When a killer headache or migraine hits, the average person takes over-the-counter medication like Excedrin or Ibuprofen, and crashes into bed in a dark room. Some people eventually make it to the doctor to get a preventative prescription medication.
But are there any other options for chronic headaches and migraines besides the typical over-the-counter or prescription medication? There are some surprising alternatives to try, especially if a pill isn’t cutting it.
A new pilot study at the Norwegian University of Science and Technology is testing a new treatment method for "suicide" or cluster headaches, ScienceDaily reported.
Researchers would use a needle-like tool inserted up the nose to inject Botox into a nerve bundle. A Botox injection could stop a “flow of impulses along the nerves,” according to researchers.
Dr. Houtan Chaboki, a facial plastic surgeon, said in an email that for some patients with “large jaw muscles” he will inject Botox as a method to slim their face. However, some patients with temporomandibular joint disorders (TMJ) and teeth grinding have noticed they have less in the way of pain and headaches after the Botox sessions as well.
“Typically, I need to give a much higher dose into each masseter muscle, as compared to forehead wrinkles, for jaw volume reduction and pain improvement,” Chaboki said.
“Unlike Botox for wrinkles, results for masseter muscle treatment gradually develop over months, but the treatment needs to be repeated less often, usually after several months.”
He said insurance does not pay for these procedures so it can be pricy, and it needs to be done two to three times a year to keep lasting benefits.
There are other treatment methods that have been around longer but people may not know about commonly.
According to MedicineNet, trigger point injections are a pain management treatment. “TPI is a procedure used to treat painful areas of muscle that contain trigger points, or knots of muscle that form when muscles do not relax,” according to the article.
A needle is inserted into the trigger point, and sometimes injections contain a corticosteroid and local anesthetic, but a “dry needle” with no medication can also be used. After an injection, the trigger point is no longer active and the pain diminishes.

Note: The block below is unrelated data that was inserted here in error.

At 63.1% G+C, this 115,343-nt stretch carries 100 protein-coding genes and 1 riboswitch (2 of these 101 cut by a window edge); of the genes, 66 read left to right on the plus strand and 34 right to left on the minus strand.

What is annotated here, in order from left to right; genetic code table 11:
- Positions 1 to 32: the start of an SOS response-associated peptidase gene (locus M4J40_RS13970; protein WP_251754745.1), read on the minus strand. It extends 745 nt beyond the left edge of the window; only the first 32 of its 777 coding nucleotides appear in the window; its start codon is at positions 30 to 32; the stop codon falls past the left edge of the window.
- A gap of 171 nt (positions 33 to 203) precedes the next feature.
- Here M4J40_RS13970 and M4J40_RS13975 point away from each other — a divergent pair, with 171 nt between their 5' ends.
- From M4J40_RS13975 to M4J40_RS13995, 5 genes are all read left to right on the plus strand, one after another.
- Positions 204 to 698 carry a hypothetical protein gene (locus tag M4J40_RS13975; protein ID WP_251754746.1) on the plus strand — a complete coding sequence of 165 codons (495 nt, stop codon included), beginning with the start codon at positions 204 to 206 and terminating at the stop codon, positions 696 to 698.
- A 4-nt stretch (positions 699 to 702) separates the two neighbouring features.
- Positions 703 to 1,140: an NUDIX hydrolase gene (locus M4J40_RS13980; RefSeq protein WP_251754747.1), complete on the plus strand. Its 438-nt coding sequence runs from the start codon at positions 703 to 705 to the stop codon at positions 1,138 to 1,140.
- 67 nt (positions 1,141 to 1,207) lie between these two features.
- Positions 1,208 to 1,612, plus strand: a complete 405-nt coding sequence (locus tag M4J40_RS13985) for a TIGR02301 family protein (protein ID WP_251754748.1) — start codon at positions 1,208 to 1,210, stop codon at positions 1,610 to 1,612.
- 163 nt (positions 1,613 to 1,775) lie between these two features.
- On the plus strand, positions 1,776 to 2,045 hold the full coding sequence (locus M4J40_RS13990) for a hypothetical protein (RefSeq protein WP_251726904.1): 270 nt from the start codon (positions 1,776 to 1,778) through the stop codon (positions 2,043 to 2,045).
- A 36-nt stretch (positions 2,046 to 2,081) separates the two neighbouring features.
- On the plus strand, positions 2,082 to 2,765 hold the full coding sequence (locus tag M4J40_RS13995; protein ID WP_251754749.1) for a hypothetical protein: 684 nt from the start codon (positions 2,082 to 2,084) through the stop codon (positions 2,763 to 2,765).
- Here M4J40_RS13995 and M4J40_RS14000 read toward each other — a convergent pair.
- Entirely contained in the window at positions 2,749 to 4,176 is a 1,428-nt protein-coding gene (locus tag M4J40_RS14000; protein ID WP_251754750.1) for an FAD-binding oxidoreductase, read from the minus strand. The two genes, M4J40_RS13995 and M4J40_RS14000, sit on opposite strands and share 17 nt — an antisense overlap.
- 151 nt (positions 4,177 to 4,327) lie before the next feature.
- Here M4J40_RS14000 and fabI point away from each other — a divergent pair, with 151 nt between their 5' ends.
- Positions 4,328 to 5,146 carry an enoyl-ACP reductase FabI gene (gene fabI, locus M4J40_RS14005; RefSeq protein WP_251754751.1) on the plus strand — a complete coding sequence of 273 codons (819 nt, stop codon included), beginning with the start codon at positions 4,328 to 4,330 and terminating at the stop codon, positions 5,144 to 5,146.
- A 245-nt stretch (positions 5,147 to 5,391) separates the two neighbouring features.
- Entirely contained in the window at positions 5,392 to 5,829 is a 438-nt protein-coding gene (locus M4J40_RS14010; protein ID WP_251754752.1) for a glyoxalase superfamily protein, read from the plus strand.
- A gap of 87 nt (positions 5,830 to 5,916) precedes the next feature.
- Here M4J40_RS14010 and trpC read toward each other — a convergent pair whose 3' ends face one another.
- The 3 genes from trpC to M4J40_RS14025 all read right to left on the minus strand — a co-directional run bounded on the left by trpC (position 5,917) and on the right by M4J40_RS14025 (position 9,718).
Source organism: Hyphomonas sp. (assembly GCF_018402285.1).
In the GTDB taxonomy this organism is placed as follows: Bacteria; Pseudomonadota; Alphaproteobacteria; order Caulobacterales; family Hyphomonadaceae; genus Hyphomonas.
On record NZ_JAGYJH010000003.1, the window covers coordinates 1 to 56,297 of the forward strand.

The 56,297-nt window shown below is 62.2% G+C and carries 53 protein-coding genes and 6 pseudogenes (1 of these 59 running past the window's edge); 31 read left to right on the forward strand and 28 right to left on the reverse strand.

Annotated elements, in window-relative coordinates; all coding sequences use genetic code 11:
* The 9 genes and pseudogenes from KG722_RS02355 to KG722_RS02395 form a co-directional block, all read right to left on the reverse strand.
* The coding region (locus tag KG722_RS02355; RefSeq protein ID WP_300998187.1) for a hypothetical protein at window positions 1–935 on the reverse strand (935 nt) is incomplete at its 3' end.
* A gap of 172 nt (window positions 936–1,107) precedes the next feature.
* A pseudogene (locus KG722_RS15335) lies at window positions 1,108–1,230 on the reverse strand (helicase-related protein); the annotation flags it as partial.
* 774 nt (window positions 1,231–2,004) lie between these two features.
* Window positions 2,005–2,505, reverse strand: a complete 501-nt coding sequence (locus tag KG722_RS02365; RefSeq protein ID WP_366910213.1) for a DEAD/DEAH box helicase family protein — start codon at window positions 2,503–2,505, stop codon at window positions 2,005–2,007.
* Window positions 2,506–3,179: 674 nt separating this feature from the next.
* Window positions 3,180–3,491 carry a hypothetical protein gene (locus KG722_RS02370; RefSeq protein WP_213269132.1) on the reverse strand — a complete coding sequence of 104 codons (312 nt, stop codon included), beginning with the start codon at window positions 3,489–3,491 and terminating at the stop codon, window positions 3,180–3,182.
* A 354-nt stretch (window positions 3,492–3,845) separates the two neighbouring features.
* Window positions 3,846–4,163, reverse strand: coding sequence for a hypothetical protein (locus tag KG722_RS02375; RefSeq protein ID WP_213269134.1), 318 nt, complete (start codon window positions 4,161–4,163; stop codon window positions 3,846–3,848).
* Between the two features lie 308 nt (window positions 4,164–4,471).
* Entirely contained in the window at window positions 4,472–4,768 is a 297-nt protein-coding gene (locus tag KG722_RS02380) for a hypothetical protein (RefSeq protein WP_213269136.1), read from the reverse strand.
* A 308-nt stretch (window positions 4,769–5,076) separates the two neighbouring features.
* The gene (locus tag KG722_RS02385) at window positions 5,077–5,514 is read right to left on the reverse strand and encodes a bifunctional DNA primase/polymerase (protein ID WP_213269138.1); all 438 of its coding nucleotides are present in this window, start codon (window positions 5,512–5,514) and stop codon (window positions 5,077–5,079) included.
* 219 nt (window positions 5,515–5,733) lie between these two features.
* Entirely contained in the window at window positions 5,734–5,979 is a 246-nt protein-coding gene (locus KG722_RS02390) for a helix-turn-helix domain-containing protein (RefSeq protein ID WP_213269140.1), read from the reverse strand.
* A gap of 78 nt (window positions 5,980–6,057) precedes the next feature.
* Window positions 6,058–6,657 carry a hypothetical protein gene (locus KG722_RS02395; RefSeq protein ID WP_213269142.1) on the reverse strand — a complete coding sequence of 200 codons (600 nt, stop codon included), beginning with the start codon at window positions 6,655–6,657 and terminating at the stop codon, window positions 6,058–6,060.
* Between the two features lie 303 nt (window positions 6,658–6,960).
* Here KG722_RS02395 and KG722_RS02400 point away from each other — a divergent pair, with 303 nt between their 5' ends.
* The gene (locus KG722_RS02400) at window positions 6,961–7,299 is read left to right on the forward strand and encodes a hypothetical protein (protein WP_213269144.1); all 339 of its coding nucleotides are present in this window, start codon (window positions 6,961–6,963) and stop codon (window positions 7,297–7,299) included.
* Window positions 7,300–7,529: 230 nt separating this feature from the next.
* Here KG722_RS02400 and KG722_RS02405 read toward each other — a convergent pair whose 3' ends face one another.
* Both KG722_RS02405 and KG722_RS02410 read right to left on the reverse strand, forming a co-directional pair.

However, researchers note that trigger point injections have not always proven to be so effective.
A 2011 review in the journal Anesthesiology Research and Practice states that “there is so far no strong evidence for the effectiveness of trigger point injections, and many physicians consider trigger point injections a little more than, if not equivalent to, placebo effects.” The authors suggest the treatment could be more effective with ultrasound technology though.
Another treatment method for headaches is a nerve block. Dr. Joshua Tobin wrote about this treatment on the website for the American Headache Society Committee for Headache Education (ACHE).
“A nerve block is an injection onto or near a nerve,” Tobin stated. “It involves use of a syringe, a small needle, and medication to decrease or stop passage of nerve impulses.”
Nerve block injections can include a local anesthetic and corticosteroids.
He added that generally injections for headaches are done in the back of the head, and the most common nerve block type is the “regional occipital nerve block” or ONB. Some studies have been done, and it seems that it is currently most effective for cluster headaches.
On the Cleveland Clinic’s page for the 2013 Medical Innovation Summit, it mentions a specific nerve block for the sphenopalatine ganglion (SPG) nerve bundle. It is “located deep in the face, behind the bridge of the nose,” according to the website.
The website mentions that researchers have created a small implantable neurostimulator that can be situated into the upper gum. The tip of the device touches the SPG nerve bundle, and the patient can control the stimulation through a remote control device placed onto their cheek. The device has already been tested, proven to be effective in Europe, and is approved and available for use there.
There are also many options to treat or cope with migraines and headaches that don’t involve medication. Some of these are chiropractic adjustments, massage therapy, acupuncture and diet changes. Other methods include sleep changes, exercise changes, food allergy testing, and avoidance of any food sensitivities.
What are some non-traditional ways that you have handled your migraines and headaches?
ScienceDaily. Botox to Treat ‘Suicide’ Headaches. Web. November 6, 2013.
MedicineNet.com. Trigger Point Injection (TPI) for Pain Management. November 7, 2013.
Wong, Clara and Wong, Steven. Anesthesiology Research and Practice. A New Look at Trigger Point Injections. Web. November 7, 2013.
Tobin, Joshua. Nerve Blocks for Headaches. Web. November 7, 2013.
Cleveland Clinic. 2013 Medical Innovation Summit. Top 10 Innovations for 2013. #2 Neuromodulation Therapy for Cluster and Migraine Headaches. Web. November 7, 2013.
Chaboki, Houtan. Email interview. November 5, 2013.
Reviewed November 7, 2013
by Michele Blacksberg RN
Edited by Jody Smith